AFRICAN LIBERATION DAY 2018

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THE INDEPENDENCE OF GHANA IS MEANINGLESS UNLESS IT IS LINKED UP WITH THE TOTAL LIBERATION OF THE AFRICAN CONTINENT. (kwame nkrumah)

African Liberation Day (ALD) 2018 will be commemorated at a number of different locations around town.  And a number of Africa-focused focus events will overlap the 3 day weekend.

TODAY

As we post this ALD summary, the PAN AFRICAN UNITY DIALOGUE (PAUD) will begin a rally designed to “STOP MUSIVENI,” the America-backed dictator in Uganda.  General Yoweri Museveni has been a major factor in the destabilization of East Africa, including the Congo, Rwanda, and South Sudan.
The peaceful protest will take place TODAY starting in front of Uganda House, the country’s Permanent Mission to the United Nations, 336 West 45th Street in midtown Manhattan.
For More Info: Editors@ibw21.org

 

The December 12th Movement (D12) will celebrate ALD with a tribute to our ancestor Winnie Madikizela, Mother of the nation in South Africa.  She struggled for true self determination before and after the formal end of apartheid.  This after leading the FREE MANDELA movement that led to independence.

The program will be held TONIGHT at Sistas’ Place cultural center 456 Nostrand Avenue, 6:30 PM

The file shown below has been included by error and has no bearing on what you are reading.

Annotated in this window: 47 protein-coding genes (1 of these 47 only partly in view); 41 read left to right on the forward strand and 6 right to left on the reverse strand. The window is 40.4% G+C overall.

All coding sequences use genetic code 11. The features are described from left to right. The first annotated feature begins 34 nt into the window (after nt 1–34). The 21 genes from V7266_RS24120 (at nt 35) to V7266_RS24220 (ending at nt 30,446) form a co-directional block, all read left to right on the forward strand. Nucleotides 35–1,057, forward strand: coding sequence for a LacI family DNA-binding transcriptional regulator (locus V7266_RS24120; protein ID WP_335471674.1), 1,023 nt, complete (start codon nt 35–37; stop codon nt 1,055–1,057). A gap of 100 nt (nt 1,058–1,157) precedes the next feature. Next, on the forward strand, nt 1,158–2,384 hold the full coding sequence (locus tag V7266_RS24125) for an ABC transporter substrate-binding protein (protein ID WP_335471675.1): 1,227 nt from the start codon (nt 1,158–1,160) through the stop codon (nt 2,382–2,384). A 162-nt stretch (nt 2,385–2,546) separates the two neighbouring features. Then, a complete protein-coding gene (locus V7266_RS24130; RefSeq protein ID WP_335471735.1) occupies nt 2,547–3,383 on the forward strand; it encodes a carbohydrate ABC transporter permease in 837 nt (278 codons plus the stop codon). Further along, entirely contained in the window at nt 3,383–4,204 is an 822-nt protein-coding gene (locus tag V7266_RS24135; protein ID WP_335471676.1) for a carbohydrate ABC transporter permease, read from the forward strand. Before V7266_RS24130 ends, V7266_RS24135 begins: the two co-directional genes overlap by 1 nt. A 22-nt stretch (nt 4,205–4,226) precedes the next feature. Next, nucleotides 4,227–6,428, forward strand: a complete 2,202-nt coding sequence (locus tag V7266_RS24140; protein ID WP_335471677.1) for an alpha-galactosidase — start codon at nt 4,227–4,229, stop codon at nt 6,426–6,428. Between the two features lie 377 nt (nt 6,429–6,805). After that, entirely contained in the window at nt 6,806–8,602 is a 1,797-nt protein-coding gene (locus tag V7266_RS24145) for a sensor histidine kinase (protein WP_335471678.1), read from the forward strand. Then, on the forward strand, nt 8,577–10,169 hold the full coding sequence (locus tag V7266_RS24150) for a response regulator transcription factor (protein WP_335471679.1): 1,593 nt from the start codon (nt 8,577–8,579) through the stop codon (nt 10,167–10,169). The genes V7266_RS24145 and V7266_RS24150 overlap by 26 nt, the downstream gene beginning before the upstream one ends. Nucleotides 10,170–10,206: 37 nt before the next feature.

For more info: 718-396-1766
TOMORROW

The African Liberation Day Collective will sponsor a program that denounces neo-colonialism and reminds us that “the only solution is Pan African Revolution.”

The culture-is-politics event will be held at the Magnolia Tree Earth Center, 667 Lafayette Avenue in BedStuy and will feature the African Love Institute Dancers with the legendary Black Rose.

For more Info:  347-984-4950.

 

The Committee to Eliminate Media Offensive to African People (CEMOTAP) will honor activist ancestors including Kefa Nephthys, Gil Noble, George Tait, and Dr. Jack Felder.  The program will take place at the CEMOTAP center in southern Queens, 135-05 Rockaway Boulevard.

For more info: 347-97-0629

 

HISTORY

ALD was conceptualized at the 1958 Conference of Independent States, which took place in Accra, Ghana under the leadership of the Osagyefo Kwami Nkrumah.  Leaders of the 8 then-independent African nation states attended and named every April 15th African Freedom Day.
By 1963, the 31 independent African states formalized creation of the Organization of African Unity (OAU), and renamed the event African Liberation Day.  Its date was moved to May 25.

Appreciation and support for the liberation struggle and ALD “blew up” in the diaspora during the 1970’s.  One high point was the 1972 celebration, when more than 50,000 Africans participated around the country.  That level of support was exceeded in 1973, when more than 100,000 came out in more than 30 American cities, the Caribbean, the Motherland, and Latin America.

Today more than 25 linked events are listed at  http://www.africanliberationday.net/.  This is an incomplete list. Many programs, by no mean most or all, are coordinated by the All African Peoples’ Revolutionary Party (AAPRP) which was founded by Kwame Nkrumah and coordinaed for many years by Kwame Ture, aka Stokely Carmichael.

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